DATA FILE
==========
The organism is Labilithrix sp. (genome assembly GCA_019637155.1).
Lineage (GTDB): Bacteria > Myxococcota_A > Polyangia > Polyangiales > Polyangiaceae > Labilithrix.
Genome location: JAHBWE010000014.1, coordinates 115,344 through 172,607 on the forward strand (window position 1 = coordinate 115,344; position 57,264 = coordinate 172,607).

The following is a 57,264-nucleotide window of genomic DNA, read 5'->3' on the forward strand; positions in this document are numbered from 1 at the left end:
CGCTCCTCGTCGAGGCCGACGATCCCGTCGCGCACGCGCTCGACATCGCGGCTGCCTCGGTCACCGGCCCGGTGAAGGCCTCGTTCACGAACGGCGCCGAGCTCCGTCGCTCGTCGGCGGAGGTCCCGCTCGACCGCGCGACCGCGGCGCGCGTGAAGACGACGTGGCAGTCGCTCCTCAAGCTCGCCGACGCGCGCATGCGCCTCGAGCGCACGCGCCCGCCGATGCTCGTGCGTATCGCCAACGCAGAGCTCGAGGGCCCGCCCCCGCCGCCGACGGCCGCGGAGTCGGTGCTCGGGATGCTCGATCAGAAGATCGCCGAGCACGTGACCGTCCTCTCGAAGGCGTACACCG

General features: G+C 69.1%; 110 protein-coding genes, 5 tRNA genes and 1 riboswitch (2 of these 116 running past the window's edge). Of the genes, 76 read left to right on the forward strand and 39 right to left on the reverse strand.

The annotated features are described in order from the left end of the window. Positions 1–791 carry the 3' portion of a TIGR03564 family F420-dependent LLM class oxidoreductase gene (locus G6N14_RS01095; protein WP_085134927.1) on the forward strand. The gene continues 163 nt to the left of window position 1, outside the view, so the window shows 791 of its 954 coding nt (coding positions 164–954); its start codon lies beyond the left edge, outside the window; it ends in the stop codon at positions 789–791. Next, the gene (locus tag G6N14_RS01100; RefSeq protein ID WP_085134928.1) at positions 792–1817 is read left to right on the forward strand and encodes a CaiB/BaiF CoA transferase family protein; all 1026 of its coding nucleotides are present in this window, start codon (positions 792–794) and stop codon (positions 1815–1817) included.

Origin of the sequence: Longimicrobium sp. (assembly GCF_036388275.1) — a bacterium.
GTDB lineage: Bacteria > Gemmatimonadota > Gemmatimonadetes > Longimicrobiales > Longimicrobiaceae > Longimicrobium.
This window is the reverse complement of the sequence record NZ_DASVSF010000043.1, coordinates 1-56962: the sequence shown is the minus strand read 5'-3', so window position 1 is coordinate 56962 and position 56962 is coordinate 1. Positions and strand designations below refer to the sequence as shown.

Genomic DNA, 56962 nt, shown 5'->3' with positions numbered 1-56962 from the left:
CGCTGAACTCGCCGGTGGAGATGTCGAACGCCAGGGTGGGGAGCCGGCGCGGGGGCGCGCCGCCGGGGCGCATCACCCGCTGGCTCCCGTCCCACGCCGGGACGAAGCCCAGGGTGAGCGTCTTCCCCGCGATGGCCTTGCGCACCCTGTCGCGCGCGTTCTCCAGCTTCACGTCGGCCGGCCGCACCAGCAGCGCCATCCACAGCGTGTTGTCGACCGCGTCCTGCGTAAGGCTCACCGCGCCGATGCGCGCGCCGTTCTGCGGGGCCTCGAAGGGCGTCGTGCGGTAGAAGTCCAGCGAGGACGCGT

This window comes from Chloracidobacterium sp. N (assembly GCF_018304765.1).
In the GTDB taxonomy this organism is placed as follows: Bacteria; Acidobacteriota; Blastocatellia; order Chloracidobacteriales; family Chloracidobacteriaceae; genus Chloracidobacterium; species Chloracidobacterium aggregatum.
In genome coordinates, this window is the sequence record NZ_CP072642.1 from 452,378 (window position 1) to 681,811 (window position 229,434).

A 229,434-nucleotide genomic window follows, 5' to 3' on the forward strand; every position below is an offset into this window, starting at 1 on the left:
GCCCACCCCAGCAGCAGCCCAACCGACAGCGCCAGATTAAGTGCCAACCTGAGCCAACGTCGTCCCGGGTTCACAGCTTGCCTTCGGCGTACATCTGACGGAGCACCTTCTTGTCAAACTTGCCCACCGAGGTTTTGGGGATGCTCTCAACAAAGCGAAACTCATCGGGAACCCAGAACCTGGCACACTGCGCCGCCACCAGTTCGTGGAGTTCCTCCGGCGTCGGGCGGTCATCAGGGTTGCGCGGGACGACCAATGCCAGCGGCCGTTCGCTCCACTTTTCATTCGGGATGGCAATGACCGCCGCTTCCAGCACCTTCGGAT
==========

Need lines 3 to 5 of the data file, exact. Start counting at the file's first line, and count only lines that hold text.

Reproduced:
Genome location: JAHBWE010000014.1, coordinates 115,344 through 172,607 on the forward strand (window position 1 = coordinate 115,344; position 57,264 = coordinate 172,607).

The following is a 57,264-nucleotide window of genomic DNA, read 5'->3' on the forward strand; positions in this document are numbered from 1 at the left end:
CGCTCCTCGTCGAGGCCGACGATCCCGTCGCGCACGCGCTCGACATCGCGGCTGCCTCGGTCACCGGCCCGGTGAAGGCCTCGTTCACGAACGGCGCCGAGCTCCGTCGCTCGTCGGCGGAGGTCCCGCTCGACCGCGCGACCGCGGCGCGCGTGAAGACGACGTGGCAGTCGCTCCTCAAGCTCGCCGACGCGCGCATGCGCCTCGAGCGCACGCGCCCGCCGATGCTCGTGCGTATCGCCAACGCAGAGCTCGAGGGCCCGCCCCCGCCGCCGACGGCCGCGGAGTCGGTGCTCGGGATGCTCGATCAGAAGATCGCCGAGCACGTGACCGTCCTCTCGAAGGCGTACACCG